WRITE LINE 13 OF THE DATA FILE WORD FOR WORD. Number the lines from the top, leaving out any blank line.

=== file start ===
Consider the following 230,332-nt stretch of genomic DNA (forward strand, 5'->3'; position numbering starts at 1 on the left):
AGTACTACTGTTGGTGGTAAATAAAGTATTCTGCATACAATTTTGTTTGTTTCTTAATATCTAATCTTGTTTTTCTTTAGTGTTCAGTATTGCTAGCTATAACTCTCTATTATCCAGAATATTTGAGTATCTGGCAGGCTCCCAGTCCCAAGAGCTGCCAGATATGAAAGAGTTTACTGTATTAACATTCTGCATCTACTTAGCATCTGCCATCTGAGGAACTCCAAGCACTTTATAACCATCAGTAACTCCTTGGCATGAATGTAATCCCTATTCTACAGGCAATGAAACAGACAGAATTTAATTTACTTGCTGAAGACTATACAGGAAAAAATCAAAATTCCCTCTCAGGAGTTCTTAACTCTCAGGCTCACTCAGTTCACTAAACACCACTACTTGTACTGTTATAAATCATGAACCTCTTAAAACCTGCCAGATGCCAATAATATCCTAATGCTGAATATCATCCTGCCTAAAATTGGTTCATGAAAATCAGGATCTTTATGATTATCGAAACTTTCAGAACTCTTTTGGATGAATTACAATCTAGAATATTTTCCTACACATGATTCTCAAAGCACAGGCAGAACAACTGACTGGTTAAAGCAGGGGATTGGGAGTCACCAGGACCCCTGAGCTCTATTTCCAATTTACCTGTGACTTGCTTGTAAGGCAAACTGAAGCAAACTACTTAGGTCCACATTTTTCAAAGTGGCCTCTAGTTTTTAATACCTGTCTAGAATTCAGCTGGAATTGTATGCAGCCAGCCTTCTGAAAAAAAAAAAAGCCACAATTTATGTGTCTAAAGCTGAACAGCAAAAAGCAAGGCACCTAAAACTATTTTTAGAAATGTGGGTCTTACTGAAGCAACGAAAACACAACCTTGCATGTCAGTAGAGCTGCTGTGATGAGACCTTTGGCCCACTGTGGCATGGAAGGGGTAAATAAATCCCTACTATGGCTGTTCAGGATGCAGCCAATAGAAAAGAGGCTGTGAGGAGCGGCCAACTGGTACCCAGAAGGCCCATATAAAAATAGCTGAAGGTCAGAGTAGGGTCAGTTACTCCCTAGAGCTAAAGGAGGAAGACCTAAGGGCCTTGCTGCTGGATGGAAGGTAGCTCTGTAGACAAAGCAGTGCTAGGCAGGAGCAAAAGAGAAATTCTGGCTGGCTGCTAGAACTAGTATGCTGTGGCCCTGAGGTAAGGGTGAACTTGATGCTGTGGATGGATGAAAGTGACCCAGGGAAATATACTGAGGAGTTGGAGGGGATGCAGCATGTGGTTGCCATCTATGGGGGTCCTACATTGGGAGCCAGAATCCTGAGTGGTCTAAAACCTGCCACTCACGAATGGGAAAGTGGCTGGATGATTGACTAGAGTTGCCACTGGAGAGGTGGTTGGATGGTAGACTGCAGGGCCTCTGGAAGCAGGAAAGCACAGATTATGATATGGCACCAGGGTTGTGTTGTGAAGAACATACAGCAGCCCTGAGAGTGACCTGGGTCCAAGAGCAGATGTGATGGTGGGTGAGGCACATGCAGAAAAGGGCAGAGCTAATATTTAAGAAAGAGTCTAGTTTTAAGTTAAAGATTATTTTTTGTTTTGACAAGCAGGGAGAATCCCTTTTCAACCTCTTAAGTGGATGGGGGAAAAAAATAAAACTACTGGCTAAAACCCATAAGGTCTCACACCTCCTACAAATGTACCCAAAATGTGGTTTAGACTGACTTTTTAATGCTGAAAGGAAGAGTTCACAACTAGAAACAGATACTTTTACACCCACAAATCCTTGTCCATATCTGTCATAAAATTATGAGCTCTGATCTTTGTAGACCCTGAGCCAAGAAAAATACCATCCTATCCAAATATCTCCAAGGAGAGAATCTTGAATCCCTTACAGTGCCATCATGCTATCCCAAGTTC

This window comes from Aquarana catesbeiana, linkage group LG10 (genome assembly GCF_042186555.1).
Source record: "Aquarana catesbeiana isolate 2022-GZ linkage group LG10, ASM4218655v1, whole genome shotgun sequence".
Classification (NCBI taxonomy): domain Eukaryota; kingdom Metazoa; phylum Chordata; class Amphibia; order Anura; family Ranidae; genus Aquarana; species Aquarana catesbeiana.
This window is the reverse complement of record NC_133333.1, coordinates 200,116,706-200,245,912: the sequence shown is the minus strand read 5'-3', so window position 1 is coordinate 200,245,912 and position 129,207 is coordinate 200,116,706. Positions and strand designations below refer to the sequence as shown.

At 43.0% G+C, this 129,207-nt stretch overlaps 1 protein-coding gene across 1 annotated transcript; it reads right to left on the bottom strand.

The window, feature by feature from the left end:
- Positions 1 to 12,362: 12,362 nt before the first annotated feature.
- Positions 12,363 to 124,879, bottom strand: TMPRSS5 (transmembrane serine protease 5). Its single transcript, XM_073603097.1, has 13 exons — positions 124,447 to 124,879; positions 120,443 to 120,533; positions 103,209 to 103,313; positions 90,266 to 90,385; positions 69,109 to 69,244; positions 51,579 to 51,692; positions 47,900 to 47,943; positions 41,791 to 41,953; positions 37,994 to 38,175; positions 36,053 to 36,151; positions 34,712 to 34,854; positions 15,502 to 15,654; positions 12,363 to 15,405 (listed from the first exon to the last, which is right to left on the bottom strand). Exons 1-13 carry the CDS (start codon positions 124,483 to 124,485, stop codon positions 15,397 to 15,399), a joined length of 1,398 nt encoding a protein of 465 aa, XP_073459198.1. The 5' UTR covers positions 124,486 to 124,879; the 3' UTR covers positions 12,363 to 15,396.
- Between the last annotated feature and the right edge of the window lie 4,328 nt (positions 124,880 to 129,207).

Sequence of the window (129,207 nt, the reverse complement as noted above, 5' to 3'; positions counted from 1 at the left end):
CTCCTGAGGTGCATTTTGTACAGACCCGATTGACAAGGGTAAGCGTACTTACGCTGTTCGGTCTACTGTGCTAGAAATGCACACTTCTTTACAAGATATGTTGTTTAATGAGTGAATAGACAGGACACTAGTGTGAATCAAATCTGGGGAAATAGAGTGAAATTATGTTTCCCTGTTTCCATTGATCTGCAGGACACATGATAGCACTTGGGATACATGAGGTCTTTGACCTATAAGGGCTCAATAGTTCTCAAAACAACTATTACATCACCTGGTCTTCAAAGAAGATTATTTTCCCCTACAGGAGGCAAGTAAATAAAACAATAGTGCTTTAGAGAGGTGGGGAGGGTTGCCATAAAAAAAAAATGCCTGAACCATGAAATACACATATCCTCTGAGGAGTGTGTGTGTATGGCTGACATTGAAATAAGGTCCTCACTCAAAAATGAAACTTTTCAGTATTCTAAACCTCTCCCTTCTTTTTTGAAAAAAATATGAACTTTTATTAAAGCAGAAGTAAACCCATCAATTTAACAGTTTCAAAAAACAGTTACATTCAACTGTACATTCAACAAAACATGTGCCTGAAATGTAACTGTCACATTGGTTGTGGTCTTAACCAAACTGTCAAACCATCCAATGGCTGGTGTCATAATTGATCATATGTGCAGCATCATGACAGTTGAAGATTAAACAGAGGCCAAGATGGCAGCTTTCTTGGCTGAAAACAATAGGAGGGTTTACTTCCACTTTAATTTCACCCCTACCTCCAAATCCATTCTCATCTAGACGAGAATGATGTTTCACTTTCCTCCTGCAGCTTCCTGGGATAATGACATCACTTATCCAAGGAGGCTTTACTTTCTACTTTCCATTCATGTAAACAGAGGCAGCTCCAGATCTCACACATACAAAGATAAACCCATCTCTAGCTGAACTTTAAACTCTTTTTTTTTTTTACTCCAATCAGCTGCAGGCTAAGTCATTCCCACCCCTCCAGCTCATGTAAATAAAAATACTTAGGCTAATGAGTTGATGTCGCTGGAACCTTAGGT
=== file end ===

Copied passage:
CTCCTGAGGTGCATTTTGTACAGACCCGATTGACAAGGGTAAGCGTACTTACGCTGTTCGGTCTACTGTGCTAGAAATGCACACTTCTTTACAAGATATGTTGTTTAATGAGTGAATAGACAGGACACTAGTGTGAATCAAATCTGGGGAAATAGAGTGAAATTATGTTTCCCTGTTTCCATTGATCTGCAGGACACATGATAGCACTTGGGATACATGAGGTCTTTGACCTATAAGGGCTCAATAGTTCTCAAAACAACTATTACATCACCTGGTCTTCAAAGAAGATTATTTTCCCCTACAGGAGGCAAGTAAATAAAACAATAGTGCTTTAGAGAGGTGGGGAGGGTTGCCATAAAAAAAAAATGCCTGAACCATGAAATACACATATCCTCTGAGGAGTGTGTGTGTATGGCTGACATTGAAATAAGGTCCTCACTCAAAAATGAAACTTTTCAGTATTCTAAACCTCTCCCTTCTTTTTTGAAAAAAATATGAACTTTTATTAAAGCAGAAGTAAACCCATCAATTTAACAGTTTCAAAAAACAGTTACATTCAACTGTACATTCAACAAAACATGTGCCTGAAATGTAACTGTCACATTGGTTGTGGTCTTAACCAAACTGTCAAACCATCCAATGGCTGGTGTCATAATTGATCATATGTGCAGCATCATGACAGTTGAAGATTAAACAGAGGCCAAGATGGCAGCTTTCTTGGCTGAAAACAATAGGAGGGTTTACTTCCACTTTAATTTCACCCCTACCTCCAAATCCATTCTCATCTAGACGAGAATGATGTTTCACTTTCCTCCTGCAGCTTCCTGGGATAATGACATCACTTATCCAAGGAGGCTTTACTTTCTACTTTCCATTCATGTAAACAGAGGCAGCTCCAGATCTCACACATACAAAGATAAACCCATCTCTAGCTGAACTTTAAACTCTTTTTTTTTTTTACTCCAATCAGCTGCAGGCTAAGTCATTCCCACCCCTCCAGCTCATGTAAATAAAAATACTTAGGCTAATGAGTTGATGTCGCTGGAACCTTAGGT